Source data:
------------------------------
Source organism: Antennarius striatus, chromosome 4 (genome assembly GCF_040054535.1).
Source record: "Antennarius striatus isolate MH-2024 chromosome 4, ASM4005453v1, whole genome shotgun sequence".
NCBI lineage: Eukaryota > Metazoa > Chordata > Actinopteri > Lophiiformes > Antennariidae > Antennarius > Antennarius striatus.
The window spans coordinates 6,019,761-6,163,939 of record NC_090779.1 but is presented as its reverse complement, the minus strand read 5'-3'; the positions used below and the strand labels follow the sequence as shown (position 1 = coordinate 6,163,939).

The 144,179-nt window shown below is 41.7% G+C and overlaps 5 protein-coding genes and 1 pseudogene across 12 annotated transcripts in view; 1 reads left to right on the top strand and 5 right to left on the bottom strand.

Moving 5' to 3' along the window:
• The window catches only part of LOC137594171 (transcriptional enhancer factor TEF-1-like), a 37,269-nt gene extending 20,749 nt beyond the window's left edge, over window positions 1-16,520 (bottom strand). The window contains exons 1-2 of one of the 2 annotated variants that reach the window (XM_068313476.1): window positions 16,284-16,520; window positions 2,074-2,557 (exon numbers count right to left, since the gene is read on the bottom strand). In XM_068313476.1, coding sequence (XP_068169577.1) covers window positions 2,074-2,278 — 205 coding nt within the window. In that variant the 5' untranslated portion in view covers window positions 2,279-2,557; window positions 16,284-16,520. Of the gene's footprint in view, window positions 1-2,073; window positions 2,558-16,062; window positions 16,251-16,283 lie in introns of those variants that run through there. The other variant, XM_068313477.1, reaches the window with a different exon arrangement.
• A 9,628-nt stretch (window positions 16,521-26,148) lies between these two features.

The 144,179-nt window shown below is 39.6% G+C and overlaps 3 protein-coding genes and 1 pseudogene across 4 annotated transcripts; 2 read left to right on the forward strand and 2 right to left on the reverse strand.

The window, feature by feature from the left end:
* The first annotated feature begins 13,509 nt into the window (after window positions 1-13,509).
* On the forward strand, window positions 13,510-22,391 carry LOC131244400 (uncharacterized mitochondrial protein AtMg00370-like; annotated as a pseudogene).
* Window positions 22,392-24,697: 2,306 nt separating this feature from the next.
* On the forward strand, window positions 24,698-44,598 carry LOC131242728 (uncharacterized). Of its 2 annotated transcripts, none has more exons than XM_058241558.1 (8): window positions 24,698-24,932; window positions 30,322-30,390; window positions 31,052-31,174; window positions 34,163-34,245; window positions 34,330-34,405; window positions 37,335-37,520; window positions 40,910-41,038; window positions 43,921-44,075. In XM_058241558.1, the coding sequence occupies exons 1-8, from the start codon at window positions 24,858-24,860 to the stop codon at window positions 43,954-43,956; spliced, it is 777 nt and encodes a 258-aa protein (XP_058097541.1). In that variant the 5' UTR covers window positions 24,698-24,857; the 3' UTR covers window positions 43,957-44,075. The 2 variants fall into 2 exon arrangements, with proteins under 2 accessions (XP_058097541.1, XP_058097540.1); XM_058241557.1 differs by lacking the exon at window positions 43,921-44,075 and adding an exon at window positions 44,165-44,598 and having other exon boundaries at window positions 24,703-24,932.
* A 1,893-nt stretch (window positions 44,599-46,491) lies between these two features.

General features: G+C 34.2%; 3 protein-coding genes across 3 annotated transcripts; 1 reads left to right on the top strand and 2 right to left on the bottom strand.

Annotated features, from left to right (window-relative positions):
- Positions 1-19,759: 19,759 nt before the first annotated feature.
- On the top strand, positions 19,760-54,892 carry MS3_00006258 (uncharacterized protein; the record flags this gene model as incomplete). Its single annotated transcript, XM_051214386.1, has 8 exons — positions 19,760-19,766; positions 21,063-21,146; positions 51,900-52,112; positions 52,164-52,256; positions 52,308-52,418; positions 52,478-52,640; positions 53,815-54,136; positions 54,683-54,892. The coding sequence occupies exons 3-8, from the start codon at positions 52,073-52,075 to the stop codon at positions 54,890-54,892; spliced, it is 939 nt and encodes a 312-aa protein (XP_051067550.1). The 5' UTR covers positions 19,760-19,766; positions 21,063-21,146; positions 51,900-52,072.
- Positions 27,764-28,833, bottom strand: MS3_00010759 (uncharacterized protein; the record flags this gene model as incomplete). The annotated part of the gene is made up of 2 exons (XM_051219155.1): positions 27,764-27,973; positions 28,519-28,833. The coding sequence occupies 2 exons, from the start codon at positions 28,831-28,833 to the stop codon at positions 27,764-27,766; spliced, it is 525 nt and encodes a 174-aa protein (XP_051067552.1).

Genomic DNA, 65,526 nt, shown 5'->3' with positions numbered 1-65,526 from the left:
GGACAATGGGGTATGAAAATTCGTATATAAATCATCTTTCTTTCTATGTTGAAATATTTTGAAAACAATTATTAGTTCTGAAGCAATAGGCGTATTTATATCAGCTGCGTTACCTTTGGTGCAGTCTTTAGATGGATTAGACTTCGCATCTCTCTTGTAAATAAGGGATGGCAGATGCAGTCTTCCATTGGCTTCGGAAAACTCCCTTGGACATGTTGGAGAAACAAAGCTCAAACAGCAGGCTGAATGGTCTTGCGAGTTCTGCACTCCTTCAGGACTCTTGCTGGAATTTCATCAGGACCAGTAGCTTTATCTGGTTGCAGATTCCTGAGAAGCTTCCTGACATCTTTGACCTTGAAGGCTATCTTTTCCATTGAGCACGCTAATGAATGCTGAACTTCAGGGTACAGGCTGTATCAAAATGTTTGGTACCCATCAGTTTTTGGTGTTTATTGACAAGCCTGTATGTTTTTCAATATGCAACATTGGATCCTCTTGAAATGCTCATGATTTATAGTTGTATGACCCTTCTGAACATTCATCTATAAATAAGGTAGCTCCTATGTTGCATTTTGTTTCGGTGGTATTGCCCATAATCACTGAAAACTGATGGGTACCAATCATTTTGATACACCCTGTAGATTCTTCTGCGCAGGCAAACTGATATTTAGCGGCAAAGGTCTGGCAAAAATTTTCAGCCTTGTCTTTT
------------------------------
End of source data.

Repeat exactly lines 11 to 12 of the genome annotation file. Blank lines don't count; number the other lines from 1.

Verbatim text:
* The first annotated feature begins 13,509 nt into the window (after window positions 1-13,509).
* On the forward strand, window positions 13,510-22,391 carry LOC131244400 (uncharacterized mitochondrial protein AtMg00370-like; annotated as a pseudogene).